The fashion stylist turned interior designer was on her way home from a shoot when the site caught her eye. "Officers cannot be in all places at all times. “An Garda Síochána does not comment on remarks by third parties or on the specifics of investigations conducted by other parties,” they said. “I peeked through the gates and saw a derelict courtyard with a corrugated plastic roof and a crumbling building beyond. It was a commercial venture and so unusual that I knew we had to take a look." Share article.” The sight that greeted them when the couple finally gained access to the property would have deterred many, but Beth knew exactly how it could be transformed.” The Metropolitan Police have also being contacted for a response. The faded grandeur of the front yard would be turned into a verdant garden, hidden from the street; the ground floor would be extended out to accommodate flexible living space, while the first floor, with its unique gambrel roof, would be exposed to the rafters and tweaked to house two bedrooms and two shower rooms.

“The most obvious choice was a double-height extension, but we were determined to preserve the raw beauty of the place and so our approach was less radical,” says Beth. That softly industrial aesthetic is evident throughout, from the less-than-perfect cracked concrete flooring in the courtyard and rusty fittings repurposed to train plants up the walls, to the roughly polished plaster finishes within. The building’s former rear refrigeration area has been turned into a multi-functional snug, with Beth’s office beyond, looking over another, smaller courtyard. With less square footage to play with than their previous home, Beth has been clever with her ideas, creating bespoke display storage in the open-plan living space, installing sliding pocket doors and ensuring that the snug serves variously as a TV room, crash pad for guests and music space for Louis to practise the piano and violin. The wow factor undoubtedly comes in the form of generous steel-framed glass doors that draw the eye from front to back, bringing the evergreen garden into focus throughout the year.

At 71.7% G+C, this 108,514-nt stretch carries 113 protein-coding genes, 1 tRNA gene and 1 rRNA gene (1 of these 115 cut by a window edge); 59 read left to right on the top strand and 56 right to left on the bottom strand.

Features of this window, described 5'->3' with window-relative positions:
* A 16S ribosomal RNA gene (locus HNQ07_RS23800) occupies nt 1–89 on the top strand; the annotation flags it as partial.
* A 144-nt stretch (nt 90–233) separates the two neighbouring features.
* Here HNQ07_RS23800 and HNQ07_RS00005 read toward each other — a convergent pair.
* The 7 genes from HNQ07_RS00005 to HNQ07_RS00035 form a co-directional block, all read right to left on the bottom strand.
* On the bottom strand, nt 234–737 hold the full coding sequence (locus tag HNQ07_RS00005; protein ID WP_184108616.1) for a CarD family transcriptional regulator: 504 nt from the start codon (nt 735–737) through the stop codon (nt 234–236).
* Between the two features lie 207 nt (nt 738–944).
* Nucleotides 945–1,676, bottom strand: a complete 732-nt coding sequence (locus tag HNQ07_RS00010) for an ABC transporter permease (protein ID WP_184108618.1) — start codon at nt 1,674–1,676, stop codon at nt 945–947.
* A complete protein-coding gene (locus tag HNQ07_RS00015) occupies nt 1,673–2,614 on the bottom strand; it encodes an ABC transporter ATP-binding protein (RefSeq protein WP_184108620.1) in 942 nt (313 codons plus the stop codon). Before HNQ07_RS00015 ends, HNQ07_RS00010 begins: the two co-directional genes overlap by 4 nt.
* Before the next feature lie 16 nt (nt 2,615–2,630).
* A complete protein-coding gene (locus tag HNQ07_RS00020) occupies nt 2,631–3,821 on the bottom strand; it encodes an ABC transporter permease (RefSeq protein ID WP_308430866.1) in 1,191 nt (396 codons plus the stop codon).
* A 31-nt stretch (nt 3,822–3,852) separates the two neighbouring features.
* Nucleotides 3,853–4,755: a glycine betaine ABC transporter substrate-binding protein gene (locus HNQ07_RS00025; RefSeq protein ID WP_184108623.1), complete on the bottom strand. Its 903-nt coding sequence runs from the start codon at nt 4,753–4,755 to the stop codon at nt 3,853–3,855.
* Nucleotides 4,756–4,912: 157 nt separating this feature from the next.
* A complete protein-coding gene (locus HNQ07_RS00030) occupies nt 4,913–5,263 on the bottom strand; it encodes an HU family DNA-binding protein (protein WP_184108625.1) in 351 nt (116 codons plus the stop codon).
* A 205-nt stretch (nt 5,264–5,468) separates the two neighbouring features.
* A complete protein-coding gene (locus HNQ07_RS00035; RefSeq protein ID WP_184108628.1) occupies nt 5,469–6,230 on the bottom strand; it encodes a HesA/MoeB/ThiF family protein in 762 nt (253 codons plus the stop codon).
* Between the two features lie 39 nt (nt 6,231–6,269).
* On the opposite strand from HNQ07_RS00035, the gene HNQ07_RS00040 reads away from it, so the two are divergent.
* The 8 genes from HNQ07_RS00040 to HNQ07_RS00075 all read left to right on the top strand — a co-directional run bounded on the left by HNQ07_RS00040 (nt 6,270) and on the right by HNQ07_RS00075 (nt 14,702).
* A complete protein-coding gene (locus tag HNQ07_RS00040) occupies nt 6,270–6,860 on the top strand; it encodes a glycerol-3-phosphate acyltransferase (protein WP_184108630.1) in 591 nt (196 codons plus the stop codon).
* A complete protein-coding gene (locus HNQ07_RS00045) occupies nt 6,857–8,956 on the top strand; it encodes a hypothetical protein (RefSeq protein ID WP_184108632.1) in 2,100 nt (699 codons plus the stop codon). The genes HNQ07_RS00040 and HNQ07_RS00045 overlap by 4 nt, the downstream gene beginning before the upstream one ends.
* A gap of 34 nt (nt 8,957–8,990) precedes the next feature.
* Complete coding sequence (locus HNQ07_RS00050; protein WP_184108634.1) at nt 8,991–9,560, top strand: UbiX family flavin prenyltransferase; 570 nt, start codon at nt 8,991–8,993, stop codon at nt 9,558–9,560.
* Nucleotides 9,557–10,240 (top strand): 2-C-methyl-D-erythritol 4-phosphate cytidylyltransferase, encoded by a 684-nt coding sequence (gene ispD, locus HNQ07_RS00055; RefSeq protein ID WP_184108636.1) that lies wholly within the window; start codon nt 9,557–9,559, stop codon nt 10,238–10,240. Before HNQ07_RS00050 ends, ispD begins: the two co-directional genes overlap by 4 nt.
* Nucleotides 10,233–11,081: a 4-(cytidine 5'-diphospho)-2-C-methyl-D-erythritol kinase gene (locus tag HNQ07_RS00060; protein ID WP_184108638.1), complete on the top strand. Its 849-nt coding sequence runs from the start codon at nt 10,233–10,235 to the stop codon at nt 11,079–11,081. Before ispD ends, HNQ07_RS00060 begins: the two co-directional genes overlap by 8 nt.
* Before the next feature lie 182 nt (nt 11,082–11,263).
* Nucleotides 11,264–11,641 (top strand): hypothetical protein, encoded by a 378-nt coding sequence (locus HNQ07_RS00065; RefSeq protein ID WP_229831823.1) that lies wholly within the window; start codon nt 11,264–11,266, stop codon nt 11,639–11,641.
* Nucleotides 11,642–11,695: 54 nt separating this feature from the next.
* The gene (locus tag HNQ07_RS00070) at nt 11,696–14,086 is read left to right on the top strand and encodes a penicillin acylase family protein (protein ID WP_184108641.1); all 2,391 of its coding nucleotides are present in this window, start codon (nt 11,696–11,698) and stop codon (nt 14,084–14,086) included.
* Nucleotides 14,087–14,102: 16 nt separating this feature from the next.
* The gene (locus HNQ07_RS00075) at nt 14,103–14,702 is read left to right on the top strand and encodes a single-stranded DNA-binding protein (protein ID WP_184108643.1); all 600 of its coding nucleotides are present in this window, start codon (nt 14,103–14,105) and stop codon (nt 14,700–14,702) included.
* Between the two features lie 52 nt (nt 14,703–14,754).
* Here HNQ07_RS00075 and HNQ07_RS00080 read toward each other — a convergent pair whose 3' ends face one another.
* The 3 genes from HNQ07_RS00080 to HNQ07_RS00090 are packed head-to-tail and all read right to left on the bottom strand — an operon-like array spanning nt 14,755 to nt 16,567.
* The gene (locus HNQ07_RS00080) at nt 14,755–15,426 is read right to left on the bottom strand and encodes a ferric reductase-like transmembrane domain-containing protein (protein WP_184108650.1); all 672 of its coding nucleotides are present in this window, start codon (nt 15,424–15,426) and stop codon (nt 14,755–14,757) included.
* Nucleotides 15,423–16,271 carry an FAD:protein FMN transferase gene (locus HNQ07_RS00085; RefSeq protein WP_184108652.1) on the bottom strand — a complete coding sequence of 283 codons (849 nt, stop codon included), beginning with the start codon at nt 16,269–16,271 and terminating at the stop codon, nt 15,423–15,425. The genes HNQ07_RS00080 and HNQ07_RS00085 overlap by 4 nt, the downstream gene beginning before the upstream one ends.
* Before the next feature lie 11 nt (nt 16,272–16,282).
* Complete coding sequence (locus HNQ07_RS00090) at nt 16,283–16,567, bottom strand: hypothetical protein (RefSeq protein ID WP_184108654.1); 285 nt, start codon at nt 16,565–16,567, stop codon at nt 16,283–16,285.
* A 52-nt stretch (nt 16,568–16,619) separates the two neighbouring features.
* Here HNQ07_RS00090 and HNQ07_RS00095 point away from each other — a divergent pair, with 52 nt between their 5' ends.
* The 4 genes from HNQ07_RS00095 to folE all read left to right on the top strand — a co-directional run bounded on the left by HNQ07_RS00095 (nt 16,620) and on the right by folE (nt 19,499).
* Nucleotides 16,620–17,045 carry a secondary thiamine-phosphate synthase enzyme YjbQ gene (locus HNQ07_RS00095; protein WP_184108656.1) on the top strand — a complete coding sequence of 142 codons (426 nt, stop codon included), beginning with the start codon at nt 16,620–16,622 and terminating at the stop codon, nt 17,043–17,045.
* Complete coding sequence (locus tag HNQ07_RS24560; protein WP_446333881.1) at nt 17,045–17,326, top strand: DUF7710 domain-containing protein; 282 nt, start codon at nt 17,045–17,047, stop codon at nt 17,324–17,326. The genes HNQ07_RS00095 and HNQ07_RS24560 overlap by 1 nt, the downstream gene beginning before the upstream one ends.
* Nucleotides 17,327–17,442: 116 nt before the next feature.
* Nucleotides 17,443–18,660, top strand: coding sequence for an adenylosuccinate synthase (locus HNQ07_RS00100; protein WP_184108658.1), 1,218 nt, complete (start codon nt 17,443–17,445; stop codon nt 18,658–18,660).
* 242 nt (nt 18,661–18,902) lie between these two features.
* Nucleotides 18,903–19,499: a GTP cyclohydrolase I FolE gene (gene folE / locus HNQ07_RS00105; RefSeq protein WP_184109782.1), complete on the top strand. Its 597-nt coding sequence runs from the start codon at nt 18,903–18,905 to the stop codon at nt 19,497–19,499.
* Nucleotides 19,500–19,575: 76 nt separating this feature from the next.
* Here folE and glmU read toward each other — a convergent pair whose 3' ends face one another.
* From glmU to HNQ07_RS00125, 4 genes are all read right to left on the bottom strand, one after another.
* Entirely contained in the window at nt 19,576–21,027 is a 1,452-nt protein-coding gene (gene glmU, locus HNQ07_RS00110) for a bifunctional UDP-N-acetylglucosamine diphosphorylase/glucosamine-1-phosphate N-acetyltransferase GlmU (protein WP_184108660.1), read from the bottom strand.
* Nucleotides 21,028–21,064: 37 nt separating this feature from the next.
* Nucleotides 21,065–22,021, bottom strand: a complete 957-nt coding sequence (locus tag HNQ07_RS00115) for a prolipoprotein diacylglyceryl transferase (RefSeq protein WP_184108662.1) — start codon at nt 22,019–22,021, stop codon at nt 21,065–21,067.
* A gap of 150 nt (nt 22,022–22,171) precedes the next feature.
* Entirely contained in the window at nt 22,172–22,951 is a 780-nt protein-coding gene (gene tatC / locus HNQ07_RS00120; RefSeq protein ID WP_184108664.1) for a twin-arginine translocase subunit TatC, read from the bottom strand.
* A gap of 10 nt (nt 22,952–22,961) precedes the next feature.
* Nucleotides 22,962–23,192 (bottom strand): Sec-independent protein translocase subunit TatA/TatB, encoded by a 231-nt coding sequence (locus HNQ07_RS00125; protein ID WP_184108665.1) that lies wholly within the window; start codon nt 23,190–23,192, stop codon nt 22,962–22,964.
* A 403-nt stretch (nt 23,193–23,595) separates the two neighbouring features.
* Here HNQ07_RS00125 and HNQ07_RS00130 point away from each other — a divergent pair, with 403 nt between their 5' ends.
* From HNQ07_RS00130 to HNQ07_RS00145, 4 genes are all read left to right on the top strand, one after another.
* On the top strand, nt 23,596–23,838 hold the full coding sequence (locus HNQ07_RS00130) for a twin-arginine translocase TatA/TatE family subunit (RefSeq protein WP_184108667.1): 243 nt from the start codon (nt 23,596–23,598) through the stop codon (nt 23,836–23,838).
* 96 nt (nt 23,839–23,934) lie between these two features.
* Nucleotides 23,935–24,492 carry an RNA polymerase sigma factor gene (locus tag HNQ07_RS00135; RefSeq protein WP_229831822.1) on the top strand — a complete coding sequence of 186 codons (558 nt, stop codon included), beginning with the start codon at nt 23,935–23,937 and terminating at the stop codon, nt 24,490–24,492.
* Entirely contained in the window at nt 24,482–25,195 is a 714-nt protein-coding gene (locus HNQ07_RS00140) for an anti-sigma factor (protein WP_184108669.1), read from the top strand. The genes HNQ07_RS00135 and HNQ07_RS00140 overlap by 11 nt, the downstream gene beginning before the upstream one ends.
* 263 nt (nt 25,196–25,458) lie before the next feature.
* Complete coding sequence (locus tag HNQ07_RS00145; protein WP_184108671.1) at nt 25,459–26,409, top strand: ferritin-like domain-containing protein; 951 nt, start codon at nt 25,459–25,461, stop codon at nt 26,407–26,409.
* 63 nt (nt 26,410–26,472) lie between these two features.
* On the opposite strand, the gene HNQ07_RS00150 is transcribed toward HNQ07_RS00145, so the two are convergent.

Says Beth, who’s been finessing her chic-casual style for years: “I was always interested in my surroundings,” she reflects. “I started rearranging my bedroom when I was about ten, which was when I asked for Habitat blinds for Christmas!” The key, she thinks, is to strike just the right balance. “It’s about not over or underdoing it. I don’t like things to look too new or shiny.” Trusted vintage Robin Day chairs and a sofa have travelled with the family from house to house for nearly two decades, slotting effortlessly here into a mix of washed linen, jute rugs, poured concrete flooring and brass-tipped bulb wall lights.

And the couple’s love affair with Paris is subtly expressed through simple touches, such as unlacquered brass handles, which Beth describes as “jewellery for windows.” Meanwhile, the family has refrained from hanging too much on the walls, instead favourite artworks are propped around the house, many clustered in Beth’s office, creating an easily changeable display. “Moving here encouraged us to get rid of superfluous possessions and concentrate instead only on the pieces we love,” says Beth. “It’s all about hanging out as a family, whether we are eating at the table in the courtyard, which is like our third sitting room, or watching a film in the snug. Coming downstairs in the morning and seeing that huge expanse of glass never fails to connect me to nature.

I could so easily have walked past this diamond in the rough and never known it was here; I guess the lesson is to take time to stop and look. You never know what you might unearth.” PHOTOGRAPHS BY RACHEL SMITH .